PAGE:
KBR, Halliburton sued over war-zone's toxic burn pits

burn_pit_iraq.pngConfronted with the need to dispose of enormous quantities of war-related trash including batteries, pesticide containers, medical waste and even human body parts, but lacking proper incinerators, private contractors working for the U.S. military in Iraq and Afghanistan came up with a simple solution.

They burned the trash in big, open pits.

But now soldiers, contractors and civilians have filed a series of class-action lawsuits against the companies behind the burning, saying the smoke from the pits -- which at times was so heavy it reduced visibility to only a few yards and filled soldiers' living quarters -- contained toxic chemicals that have left them with severe respiratory problems, chronic infections and even cancer.

The suits have been filed in 10 states against Houston-based KBR and former parent company Halliburton by Burke O'Neil, a law firm with offices in Washington, D.C. and Charlottesville, Va. Attorney Elizabeth Burke says her firm expects to file suit in 34 states where people are suffering problems they believe are linked to the burning.

Among the claims regarding a burn pit at Iraq's Balad Air Force Base from the suit filed in Maryland:
On at least one occasion, Defendants were attempting to improperly dispose of medical waste at the open air burn pit by backing a truck full of medical waste up to the pit and emptying the contents into the fire. The truck caught fire. Defendants' fraudulent actions were thereby discovered by the military.

Defendants burned medical waste that contained human body parts on the open air burn pit. Wild dogs in the area raided the burn pit and carried off human remains. The wild dogs could be seen roaming the base with body parts in their mouths, to the great distress of the U.S. forces.
One of the suits was recently moved from Texas state court to federal court in San Antonio. It was filed on behalf of six men including David McMenomy of Lampasas, Texas, who had a football-sized tumor removed from his hip that was suspected of being caused by the toxic fumes from a burn pit at Iraq's Camp Al Taji, the San Antonio Express-News reports:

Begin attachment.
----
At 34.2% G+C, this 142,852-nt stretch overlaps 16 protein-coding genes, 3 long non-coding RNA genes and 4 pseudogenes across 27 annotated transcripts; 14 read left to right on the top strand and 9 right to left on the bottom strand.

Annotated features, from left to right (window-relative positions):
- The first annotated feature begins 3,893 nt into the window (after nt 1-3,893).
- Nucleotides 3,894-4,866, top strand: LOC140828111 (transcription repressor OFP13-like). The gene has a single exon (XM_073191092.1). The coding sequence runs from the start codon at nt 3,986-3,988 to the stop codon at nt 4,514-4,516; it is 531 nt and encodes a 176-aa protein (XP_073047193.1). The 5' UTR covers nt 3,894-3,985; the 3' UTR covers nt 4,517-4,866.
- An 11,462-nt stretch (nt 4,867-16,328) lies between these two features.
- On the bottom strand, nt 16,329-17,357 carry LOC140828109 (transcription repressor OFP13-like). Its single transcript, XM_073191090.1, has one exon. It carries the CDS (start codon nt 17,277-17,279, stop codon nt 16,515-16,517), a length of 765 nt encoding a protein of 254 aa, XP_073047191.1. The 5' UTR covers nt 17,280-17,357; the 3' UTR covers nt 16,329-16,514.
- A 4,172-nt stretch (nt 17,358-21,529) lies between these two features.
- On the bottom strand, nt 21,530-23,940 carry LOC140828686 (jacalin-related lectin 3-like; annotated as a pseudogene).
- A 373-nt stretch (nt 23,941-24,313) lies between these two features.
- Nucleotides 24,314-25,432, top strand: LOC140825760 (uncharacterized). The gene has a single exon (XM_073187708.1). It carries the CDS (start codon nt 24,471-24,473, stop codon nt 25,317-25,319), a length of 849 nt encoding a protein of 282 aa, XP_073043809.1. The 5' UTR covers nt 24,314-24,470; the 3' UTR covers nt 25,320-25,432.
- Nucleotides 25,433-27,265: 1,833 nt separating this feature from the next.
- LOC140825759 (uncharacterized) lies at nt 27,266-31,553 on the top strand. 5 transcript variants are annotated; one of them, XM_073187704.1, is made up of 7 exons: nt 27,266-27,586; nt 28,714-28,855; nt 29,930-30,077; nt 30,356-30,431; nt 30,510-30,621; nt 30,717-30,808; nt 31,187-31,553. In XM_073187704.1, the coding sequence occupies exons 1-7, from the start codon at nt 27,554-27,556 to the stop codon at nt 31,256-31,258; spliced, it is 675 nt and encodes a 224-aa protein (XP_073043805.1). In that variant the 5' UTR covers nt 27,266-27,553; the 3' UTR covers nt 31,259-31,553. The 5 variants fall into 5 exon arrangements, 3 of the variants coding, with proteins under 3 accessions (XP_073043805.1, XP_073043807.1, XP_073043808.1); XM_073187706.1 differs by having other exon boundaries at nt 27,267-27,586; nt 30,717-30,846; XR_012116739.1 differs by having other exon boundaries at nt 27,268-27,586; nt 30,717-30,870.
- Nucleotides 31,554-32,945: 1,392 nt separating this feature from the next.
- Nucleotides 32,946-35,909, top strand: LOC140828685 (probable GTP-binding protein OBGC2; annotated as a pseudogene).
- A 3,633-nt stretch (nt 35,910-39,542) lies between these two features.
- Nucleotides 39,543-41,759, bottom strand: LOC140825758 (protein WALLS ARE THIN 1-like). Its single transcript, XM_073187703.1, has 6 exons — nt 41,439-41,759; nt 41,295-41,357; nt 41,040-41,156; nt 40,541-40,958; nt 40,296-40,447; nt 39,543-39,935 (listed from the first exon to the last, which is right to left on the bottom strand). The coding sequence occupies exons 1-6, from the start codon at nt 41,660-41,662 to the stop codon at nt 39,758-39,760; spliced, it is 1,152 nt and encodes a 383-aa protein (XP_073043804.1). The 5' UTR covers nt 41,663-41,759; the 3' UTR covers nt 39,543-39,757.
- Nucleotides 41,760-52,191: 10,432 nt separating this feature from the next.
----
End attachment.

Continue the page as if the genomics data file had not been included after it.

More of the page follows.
"They took an enormous amount of taxpayer dollars and did shoddy work," Burke said of the contractors. "The work they did harmed the soldiers and hindered the military mission. In some bases with an Air Force presence, planes could not take off and land because of the smoke."
KBR denies any wrongdoing and says it followed U.S. military rules. Halliburton, which also has headquarters in Houston, questioned why it was named in the suits and denied any legal responsibility. The company, which until 2000 was headed by former Vice President Dick Cheney, spun off its KBR subsidiary in April 2007.

Last month a group of U.S. lawmakers including Sen. Robert Byrd of West Virginia and Rep. Steve Cohen of Tennessee asked the Government Accountability Office to review the Defense Department's safety testing of a burn pit at the Balad base, saying the tests may have "significant methodological problems," the Air Force Times reports.

U.S. Rep. Tim Bishop (D-N.Y.), Kerry Baker from Disabled American Veterans, and reporter Kelly Kennedy from Army Times have set up the Burn Pits Action Center website that offers information and personal stories from people affected by the burning.

The lawsuits over the burn pits is the latest controversy for war contractor KBR, which has also been in hot water over the electrocution deaths of  U.S. soldiers due to faulty wiring, exposing troops to a deadly cancer-causing poison, inflating prices for imported gasoline, poor treatment of migrant workers, rapes of women employees in Iraq, and involvement in human trafficking.

(Photo of smoke from a burn pit from Burn Pits Action Center)